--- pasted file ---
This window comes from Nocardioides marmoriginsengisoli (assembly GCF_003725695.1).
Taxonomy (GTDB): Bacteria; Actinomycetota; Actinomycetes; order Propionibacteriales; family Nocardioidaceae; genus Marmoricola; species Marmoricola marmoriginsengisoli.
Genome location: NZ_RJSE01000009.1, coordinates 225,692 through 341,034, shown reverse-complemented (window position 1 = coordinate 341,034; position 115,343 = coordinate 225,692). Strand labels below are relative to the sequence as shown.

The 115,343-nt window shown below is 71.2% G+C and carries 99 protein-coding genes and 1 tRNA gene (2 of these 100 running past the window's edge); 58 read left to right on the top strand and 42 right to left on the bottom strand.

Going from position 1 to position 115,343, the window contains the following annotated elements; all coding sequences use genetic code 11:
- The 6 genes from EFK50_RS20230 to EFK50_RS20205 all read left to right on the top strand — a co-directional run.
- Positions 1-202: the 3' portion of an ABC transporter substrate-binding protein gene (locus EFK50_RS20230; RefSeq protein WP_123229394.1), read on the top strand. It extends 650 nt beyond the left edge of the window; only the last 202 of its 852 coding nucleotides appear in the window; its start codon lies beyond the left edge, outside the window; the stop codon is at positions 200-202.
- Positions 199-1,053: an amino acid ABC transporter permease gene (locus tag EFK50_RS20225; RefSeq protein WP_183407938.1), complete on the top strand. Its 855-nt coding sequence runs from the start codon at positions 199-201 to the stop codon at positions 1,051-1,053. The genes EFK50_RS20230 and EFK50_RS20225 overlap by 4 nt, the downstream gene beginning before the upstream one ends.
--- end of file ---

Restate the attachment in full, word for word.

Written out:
This window comes from Nocardioides marmoriginsengisoli (assembly GCF_003725695.1).
Taxonomy (GTDB): Bacteria; Actinomycetota; Actinomycetes; order Propionibacteriales; family Nocardioidaceae; genus Marmoricola; species Marmoricola marmoriginsengisoli.
Genome location: NZ_RJSE01000009.1, coordinates 225,692 through 341,034, shown reverse-complemented (window position 1 = coordinate 341,034; position 115,343 = coordinate 225,692). Strand labels below are relative to the sequence as shown.

The 115,343-nt window shown below is 71.2% G+C and carries 99 protein-coding genes and 1 tRNA gene (2 of these 100 running past the window's edge); 58 read left to right on the top strand and 42 right to left on the bottom strand.

Going from position 1 to position 115,343, the window contains the following annotated elements; all coding sequences use genetic code 11:
- The 6 genes from EFK50_RS20230 to EFK50_RS20205 all read left to right on the top strand — a co-directional run.
- Positions 1-202: the 3' portion of an ABC transporter substrate-binding protein gene (locus EFK50_RS20230; RefSeq protein WP_123229394.1), read on the top strand. It extends 650 nt beyond the left edge of the window; only the last 202 of its 852 coding nucleotides appear in the window; its start codon lies beyond the left edge, outside the window; the stop codon is at positions 200-202.
- Positions 199-1,053: an amino acid ABC transporter permease gene (locus tag EFK50_RS20225; RefSeq protein WP_183407938.1), complete on the top strand. Its 855-nt coding sequence runs from the start codon at positions 199-201 to the stop codon at positions 1,051-1,053. The genes EFK50_RS20230 and EFK50_RS20225 overlap by 4 nt, the downstream gene beginning before the upstream one ends.